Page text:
WASHINGTON, D.C. - Damage control continues in Congress as a growing number of lawmakers formally opposed President Donald Trump’s decision to withdraw U.S. troops from Northern Syria. Action now heads to the Senate as Turkish forces continue their battle against Syrian Kurdish forces.

“In the aftermath of that bad decision, we now have to take steps to try to mitigate,” said U.S. Sen. Bob Casey (D-Pa.).

From the start, Casey, a third-term Democrat, has opposed Trump’s decision to withdraw U.S. troops from Northern Syria, which borders Turkey. He’s among a growing number of bipartisan senators who are urging Trump to keep forces in the region and support Kurdish allies who helped the U.S. weaken the Islamic State, or ISIS.

“Turkey’s escalation of hostilities of Syrian Kurish partners who have helped the United States fight terrorism is completely and totally unacceptable,” Senate Majority Leader Mitch McConnell (R-Ky.) said Tuesday on the Senate floor.

“President Trump, through this thoughtless action, is allowing ISIS to gain new strength,” Senate Minority Leader Charles Schumer (D-N.Y.) following McConnell’s remarks.

That’s the fear in the House of Representatives, as well, as House members on Wednesday, overwhelmingly supporting a resolution opposing Trump’s foreign policy plan by a 354-60 vote. Locally, U.S. Reps. Mike Kelly and Glenn Thompson sided with the Democratic majority. U.S. Rep. Tom Reed (R-N.Y.), whose district covers Chautauqua County, was among the 60 House members to side with Trump by voting against the resolution.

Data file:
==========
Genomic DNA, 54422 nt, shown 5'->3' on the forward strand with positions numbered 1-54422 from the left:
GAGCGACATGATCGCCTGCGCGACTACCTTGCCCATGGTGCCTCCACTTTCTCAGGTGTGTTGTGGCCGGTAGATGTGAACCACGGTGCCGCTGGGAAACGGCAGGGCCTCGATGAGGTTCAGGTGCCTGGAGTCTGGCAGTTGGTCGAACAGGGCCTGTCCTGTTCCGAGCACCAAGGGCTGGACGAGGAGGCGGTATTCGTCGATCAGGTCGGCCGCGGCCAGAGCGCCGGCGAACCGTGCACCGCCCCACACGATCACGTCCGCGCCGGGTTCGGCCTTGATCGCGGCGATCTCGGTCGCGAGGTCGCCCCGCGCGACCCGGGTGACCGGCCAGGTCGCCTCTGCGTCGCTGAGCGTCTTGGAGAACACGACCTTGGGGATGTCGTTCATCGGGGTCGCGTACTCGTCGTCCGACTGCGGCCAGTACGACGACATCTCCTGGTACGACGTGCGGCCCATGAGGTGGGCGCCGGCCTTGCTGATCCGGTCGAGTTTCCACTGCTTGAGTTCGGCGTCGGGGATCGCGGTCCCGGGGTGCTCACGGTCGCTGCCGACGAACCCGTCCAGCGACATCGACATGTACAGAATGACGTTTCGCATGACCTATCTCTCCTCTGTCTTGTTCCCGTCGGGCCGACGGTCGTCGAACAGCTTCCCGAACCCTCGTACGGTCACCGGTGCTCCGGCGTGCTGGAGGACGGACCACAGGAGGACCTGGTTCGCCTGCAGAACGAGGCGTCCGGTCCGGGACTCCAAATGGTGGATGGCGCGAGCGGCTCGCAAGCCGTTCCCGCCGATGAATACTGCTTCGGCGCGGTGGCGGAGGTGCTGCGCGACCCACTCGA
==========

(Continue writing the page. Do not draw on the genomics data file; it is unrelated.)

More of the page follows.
The vote now adds to the already growing pressure on Senate Republicans to oppose the move on the record, as well.

Members of both the House and Senate are scheduled to introduce sanctions against Turkey this week. Casey says that is something he would support.

“The President should be working with us to prevent the resurgence of ISIS,” Casey said.

The stark rebuke in the House the latest sign of a Congressional consensus that Trump’s move could damage U.S. interests in the Middle East.

“It was a policy that was working,” Casey said. “I think it’s a policy the President should have stayed with.”

U.S. Sen. Pat Toomey (R-Pa.) was not available for comment on Wednesday. However, he has expressed concern in recent days that the withdrawal will destabilize the region.

"The president’s decision to withdraw U.S. forces from the northern Syrian border poses a significant threat to our national security and risks reversing the progress made in the region to destroy ISIS," Toomey tweeted on Oct. 7. "President Trump should rethink this decision immediately."